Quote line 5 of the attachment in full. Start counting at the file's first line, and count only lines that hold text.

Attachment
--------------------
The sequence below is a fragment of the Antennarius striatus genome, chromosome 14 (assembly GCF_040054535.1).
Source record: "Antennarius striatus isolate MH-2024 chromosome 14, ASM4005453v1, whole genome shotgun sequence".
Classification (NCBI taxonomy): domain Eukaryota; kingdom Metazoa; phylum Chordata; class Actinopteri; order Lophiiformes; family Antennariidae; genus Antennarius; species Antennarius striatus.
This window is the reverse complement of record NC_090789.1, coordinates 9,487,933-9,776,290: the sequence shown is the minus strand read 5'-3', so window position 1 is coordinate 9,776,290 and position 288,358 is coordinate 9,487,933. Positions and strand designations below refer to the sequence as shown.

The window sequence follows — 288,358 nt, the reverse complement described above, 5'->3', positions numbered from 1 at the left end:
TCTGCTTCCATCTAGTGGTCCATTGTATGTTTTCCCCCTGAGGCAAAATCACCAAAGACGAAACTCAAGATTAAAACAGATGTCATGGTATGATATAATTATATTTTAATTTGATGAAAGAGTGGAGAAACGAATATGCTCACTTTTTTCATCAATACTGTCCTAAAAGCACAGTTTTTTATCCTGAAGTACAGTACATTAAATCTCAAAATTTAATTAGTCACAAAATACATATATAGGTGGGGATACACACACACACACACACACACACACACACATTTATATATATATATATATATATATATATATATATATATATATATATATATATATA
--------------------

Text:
The window sequence follows — 288,358 nt, the reverse complement described above, 5'->3', positions numbered from 1 at the left end: